SECURITY PLANNING: Living with Terror

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Steve Akridge, chief information security officer for Georgia’s Technology Authority, the Atlanta-based IT arm of the state of Georgia, shares similar concerns. A former U.S. Navy chief cryptologist who worked in Europe, Akridge sees a sharp contrast between American preparedness for terrorist attacks and the far less sanguine view prevailing overseas. "I’ve spent time in the U.K., and there are a lot of things that folks there have come to accept, maybe without even thinking about it anymore?like the absence of trash cans," he says. (Trash cans are a favored location for terrorists’ bombs.) "I’m concerned that we’re now in that environment in America."

And certainly, the events of Sept. 11 have acted as a kind of wake-up call. "It’s not a fire in an electrical room that they’ve got to prepare for or a flood," says Akridge. "Instead, it’s utter devastation."

European companies have shown themselves more willing to pay out the serious money required to provide themselves with the best form of protection against such devastation: backup facilities, ready to be moved into if necessary. In British eyes, the United States is underprovisioned with those facilities. "Having your computers backed up and your data safe is no use if there’s nowhere for people to operate those computers?what we call the bums-on-seats factor," says John Kersley, general manger for global recovery services at SchlumbergerSema of Walton-on-Thames, England.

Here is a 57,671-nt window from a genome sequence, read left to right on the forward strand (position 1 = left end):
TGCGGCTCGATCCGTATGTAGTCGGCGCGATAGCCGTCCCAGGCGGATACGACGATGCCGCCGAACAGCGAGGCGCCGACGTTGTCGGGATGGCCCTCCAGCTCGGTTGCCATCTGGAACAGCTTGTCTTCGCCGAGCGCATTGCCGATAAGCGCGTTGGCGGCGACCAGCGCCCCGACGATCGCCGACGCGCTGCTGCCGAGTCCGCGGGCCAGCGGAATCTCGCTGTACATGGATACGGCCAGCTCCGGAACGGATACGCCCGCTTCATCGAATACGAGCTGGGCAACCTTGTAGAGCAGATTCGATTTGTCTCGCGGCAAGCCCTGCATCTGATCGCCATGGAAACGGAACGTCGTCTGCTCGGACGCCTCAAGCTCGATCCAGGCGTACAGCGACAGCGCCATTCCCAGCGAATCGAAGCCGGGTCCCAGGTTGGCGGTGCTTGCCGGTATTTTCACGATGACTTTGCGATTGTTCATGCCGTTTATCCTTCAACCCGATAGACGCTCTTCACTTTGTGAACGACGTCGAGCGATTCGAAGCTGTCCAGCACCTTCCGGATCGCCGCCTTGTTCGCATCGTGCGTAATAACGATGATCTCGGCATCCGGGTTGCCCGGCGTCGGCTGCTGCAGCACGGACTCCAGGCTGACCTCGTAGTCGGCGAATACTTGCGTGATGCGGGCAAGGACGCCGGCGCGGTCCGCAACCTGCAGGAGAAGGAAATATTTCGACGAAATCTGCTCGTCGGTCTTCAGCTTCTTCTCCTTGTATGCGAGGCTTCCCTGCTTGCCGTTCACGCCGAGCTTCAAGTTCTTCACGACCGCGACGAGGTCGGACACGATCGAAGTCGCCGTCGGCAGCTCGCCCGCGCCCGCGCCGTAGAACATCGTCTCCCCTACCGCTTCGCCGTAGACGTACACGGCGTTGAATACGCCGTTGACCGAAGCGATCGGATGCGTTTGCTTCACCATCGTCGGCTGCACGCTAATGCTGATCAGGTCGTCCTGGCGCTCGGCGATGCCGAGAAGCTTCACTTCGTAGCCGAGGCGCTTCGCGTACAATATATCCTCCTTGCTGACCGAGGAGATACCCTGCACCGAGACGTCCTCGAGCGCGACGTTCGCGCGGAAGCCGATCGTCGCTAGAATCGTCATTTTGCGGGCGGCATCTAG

It is, he adds, a peculiarly American blind spot. "We estimate that only 20 percent of the businesses based in the World Trade Center had an adequate disaster recovery plan in place at the time of the attack," he says. "In the whole of Manhattan, we could find less than 1,000 business continuity positions provided by third parties," he says. "In London, we alone operate 6,000 positions?and we’re just one supplier."

Such backup facilities are big business in the United Kingdom. Although New York City dwarfs London as a financial and commercial center, London has more than 1 million square feet of third-party-operated business recovery space compared with New York City’s 500,000 square feet, according to Kersley.

Recognizing terrorism as a risk of doing business is an attitude that prevails throughout Europe. "The incidence of ETA [the Basque terrorist group] terrorism in Spain is very localized, and sometimes we aren’t very comfortable knowing that a specific node of our network is in a place with a higher degree of risk," says Paualino Folch, director of organization and IT at NestlŽ Esp‹na in Barcelona, Spain. "You can’t avoid such places?business is business?so you just have to live with the risk." In such locations, NestlŽ applies the same technical security standards as elsewhere, but stipulates a higher degree of physical security such as restricted access and a careful choice of server location.

One thing seems certain. Whatever their chosen degree of protection, American companies now join their European counterparts in knowing that the unthinkable can indeed happen. While the events of Sept. 11 were extreme?no attack in Europe has even come close to matching their horror?never again will U.S. CIOs be able to assume that it can’t happen here. It has, and it could again. And that’s something Europeans have known for quite a while.


Copyright © 2002 IDG Communications, Inc.

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